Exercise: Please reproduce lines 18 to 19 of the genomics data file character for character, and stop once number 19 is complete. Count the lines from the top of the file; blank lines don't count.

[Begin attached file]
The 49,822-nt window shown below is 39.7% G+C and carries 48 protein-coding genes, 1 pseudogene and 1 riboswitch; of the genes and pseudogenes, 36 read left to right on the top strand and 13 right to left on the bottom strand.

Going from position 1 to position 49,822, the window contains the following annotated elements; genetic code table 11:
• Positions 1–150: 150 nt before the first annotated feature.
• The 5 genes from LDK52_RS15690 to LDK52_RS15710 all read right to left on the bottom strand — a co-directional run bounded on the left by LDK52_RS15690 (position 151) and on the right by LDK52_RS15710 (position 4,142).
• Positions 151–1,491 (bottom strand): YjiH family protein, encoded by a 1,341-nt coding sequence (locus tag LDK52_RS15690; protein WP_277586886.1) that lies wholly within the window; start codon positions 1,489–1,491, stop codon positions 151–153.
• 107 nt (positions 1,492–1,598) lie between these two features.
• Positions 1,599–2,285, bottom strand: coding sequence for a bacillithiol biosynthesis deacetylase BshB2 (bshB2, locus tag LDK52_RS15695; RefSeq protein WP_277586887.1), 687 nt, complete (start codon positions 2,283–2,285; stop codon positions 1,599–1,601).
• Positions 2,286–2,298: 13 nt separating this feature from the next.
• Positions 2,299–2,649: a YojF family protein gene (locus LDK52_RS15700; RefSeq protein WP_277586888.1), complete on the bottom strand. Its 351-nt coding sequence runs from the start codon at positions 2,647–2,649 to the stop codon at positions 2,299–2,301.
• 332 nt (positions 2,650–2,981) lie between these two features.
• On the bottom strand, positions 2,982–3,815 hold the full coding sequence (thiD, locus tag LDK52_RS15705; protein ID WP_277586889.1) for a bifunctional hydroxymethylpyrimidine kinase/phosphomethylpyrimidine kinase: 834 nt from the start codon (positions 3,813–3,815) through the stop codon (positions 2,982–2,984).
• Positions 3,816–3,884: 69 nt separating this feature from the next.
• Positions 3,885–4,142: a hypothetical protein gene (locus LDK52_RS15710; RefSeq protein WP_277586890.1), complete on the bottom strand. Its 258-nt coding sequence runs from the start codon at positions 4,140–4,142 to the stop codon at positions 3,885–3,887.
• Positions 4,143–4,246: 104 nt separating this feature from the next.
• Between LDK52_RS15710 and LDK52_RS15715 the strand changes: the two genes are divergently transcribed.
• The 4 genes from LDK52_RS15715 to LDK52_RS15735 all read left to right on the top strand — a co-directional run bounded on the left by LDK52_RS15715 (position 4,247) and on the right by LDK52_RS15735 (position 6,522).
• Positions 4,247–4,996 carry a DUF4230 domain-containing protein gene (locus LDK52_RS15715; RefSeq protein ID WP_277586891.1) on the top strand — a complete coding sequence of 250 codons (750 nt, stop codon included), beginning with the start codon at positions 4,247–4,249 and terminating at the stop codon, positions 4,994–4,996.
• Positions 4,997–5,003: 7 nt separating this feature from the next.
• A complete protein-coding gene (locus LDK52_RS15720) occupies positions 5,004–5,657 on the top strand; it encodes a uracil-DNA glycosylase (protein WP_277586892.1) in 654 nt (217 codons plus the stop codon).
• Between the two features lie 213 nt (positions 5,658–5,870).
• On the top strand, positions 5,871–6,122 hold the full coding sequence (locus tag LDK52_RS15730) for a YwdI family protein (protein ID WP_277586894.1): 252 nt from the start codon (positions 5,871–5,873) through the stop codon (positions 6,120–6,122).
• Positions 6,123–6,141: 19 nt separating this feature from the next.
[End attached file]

• Positions 4,997–5,003: 7 nt separating this feature from the next.
• A complete protein-coding gene (locus LDK52_RS15720) occupies positions 5,004–5,657 on the top strand; it encodes a uracil-DNA glycosylase (protein WP_277586892.1) in 654 nt (217 codons plus the stop codon).